"I know you don't like the Heart Stone," Alphonse told. We were going to move on the next day but that evening was for rest. "I think it makes you remarkable." He rested his hand on my wrist. I saw the growing desire in his eyes.
Without thinking, my hand went automatically to the gemstone. All emotion fled. "I can't feel anything for you," I told him with no expression in my voice.
"No?" He kissed me, just for a second before I jerked away.
"No." We stared at each other. "I can't give you what you want."
"You can try."
"Don't you understand? Haven't you heard anything Gaeven told you? Don't you even recall what I said? It won't let me feel anything. It shuts them down immediately. My emotions are poison to it." I rose.
"Sheraden!" He reached for me again as I left him there on the Bridge. I went to the small galley where Gaeven was preparing dinner. John sat at the table, joking with her. She laughed as I entered. They looked at me as I came in. "I came for coffee."
"Sit; I'll get it for you."
Protesting, I argued, "I can get it, Gaeven."
"I know, but I want to." I only nodded. "John?"
"I'm fine," he told her. He took another sip.
Alphonse said over the intercom, "The flight plan has been approved. We're taking off."
The ship shook a little, vibrating, as we moved away from the planet's surface. The cups on the table rattled.
All through the journey to the next world, Alphonse flirted with me. My withdrawal whenever he was near did not deter him. I don't think he would ever understand. Once more, my father was not on that planet but I was able to trace him to the next. Alphonse filed a flight plan but when it came time to leave, he did not show up. He left a visual message.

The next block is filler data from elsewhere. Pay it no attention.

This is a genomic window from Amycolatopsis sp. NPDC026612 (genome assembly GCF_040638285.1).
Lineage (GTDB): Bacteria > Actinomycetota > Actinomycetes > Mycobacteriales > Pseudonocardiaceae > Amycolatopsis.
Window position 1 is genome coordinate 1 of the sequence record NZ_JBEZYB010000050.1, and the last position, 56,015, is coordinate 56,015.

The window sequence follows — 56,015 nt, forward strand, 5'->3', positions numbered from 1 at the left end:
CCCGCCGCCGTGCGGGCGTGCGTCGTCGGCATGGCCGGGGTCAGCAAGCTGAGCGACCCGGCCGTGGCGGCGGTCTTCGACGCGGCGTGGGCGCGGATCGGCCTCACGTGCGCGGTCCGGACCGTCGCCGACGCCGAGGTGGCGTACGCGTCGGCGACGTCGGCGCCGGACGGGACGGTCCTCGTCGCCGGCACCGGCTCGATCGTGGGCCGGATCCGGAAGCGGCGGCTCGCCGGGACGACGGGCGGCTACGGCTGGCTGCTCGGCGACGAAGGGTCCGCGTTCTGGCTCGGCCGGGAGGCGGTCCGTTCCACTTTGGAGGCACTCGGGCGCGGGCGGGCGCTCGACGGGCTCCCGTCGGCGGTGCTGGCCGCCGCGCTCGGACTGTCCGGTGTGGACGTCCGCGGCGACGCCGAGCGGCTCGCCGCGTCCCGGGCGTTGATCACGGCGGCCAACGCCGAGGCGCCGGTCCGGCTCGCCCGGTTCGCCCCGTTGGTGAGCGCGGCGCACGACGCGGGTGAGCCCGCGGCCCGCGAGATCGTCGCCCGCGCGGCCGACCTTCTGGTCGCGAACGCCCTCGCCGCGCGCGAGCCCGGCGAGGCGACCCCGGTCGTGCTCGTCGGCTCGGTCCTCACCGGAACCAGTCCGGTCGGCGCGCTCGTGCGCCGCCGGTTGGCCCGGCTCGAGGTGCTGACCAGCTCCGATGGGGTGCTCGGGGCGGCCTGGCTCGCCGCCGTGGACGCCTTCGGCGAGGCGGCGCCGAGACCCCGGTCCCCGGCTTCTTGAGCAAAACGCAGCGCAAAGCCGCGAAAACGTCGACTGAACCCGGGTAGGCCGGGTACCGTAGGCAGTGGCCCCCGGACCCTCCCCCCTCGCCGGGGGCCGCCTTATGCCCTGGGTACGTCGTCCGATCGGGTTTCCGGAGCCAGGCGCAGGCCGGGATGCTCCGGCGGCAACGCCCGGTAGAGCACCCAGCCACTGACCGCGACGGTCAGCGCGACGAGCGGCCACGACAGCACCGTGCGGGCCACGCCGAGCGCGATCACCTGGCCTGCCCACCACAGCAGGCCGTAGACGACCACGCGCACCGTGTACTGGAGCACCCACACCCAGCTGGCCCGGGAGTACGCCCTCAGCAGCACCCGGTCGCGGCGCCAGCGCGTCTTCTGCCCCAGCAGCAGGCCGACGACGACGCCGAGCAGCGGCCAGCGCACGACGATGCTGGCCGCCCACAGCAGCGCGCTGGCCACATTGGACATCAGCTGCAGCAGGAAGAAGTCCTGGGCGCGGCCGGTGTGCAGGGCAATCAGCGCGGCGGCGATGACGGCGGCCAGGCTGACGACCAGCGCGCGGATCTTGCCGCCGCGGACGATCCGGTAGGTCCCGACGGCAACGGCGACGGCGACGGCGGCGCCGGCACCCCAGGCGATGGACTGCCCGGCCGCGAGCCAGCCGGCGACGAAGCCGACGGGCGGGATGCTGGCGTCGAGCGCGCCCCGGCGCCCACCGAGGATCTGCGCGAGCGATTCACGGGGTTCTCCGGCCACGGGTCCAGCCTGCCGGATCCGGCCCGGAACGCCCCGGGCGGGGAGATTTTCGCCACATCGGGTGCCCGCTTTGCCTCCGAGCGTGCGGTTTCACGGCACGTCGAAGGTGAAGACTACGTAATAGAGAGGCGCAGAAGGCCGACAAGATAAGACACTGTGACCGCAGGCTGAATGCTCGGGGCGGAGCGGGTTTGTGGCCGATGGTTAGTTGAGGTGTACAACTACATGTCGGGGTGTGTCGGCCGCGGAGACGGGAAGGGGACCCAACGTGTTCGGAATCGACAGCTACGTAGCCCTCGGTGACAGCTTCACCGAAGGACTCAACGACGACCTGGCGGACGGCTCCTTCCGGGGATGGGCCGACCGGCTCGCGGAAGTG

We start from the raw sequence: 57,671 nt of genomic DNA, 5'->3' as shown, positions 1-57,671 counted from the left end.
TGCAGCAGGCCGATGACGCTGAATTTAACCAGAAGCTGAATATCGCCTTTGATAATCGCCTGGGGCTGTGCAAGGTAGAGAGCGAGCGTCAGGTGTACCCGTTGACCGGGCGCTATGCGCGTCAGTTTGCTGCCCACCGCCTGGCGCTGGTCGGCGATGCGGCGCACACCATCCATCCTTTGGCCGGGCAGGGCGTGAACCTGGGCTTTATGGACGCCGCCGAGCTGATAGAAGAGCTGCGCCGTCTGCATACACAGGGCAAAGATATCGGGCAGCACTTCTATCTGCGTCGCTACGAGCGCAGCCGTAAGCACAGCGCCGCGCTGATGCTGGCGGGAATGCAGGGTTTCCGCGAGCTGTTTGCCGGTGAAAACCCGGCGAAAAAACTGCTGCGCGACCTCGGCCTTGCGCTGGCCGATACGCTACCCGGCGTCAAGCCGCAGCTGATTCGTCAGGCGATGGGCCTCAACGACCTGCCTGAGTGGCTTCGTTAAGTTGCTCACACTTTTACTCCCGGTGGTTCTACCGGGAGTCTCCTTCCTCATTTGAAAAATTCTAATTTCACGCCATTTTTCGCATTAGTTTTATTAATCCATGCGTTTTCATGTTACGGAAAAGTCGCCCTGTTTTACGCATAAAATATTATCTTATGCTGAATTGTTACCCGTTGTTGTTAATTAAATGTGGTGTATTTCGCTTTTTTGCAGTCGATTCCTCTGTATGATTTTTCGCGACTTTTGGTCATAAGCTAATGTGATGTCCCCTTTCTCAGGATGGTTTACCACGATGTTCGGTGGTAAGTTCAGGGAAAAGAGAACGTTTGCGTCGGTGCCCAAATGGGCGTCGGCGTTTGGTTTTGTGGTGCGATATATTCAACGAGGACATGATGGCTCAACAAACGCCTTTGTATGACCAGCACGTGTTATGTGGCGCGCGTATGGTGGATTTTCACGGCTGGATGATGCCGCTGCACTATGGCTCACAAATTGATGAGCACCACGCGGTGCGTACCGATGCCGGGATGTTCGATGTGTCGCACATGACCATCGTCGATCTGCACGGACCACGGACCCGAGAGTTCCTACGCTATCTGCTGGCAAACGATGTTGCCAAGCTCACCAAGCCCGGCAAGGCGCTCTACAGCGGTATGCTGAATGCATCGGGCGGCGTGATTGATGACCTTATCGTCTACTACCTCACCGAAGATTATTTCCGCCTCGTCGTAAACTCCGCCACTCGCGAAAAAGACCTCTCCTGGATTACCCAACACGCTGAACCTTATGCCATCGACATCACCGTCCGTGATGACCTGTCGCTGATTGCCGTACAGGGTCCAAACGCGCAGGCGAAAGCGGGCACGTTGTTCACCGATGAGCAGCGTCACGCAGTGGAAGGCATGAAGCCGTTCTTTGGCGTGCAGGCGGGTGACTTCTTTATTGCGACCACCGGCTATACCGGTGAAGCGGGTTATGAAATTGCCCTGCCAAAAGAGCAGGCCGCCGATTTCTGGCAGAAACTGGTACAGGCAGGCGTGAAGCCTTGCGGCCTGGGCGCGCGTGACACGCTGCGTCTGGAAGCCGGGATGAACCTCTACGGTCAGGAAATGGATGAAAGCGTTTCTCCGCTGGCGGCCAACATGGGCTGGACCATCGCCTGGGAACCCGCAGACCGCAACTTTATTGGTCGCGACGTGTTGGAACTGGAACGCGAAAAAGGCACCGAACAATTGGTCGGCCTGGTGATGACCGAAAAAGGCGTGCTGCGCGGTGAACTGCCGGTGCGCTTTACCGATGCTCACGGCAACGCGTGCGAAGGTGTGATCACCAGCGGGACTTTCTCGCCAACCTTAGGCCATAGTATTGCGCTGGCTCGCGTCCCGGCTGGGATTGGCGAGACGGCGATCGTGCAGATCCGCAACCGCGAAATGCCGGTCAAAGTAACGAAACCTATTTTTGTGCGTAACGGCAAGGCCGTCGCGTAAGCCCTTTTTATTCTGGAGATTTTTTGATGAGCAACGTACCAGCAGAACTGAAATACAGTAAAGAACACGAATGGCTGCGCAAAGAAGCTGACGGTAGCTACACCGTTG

"I have to try this, Sheraden. I have to get your attention. I know all about your heart, how you have to touch it. See! I did listen to Gaeven. I've taken it. I'm on the same route you're on but I left last night. Maybe this action of mine will wake you. See you on the next world."
"Is he crazy?" Gaeven asked in dismay. "Doesn't he realize what it will do you?"
"I don't think he does," I said in a neutral voice. Part of me was glad and though I felt the overwhelming urge to find my heart, to hold it, there was little I could do about it.
"How much time do you have left?" she inquired, worried.
"Not long." I grew quiet, introspective. In truth, I had two months, long enough, I hoped, to locate him and retrieve what was rightfully mine. If that gem died, so would I and I wasn't ready for that. She watched me for a moment and then walked away from me, so obviously concerned.
Alphonse wasn't on the next world but had gone on to the next, the same as my father. For one brief moment, I was irritated. We should never have agreed to let him go with us. I had no fear that I would not be able to get to my heart in time but I resented having to chase him. Of course, that irritation quickly vanished. The stone took it away.
But he wasn't on the next world either.
He sent another visual message. "Keep following me, Sheraden. You're very close." He gave us the location of his next stop.
My time was growing short.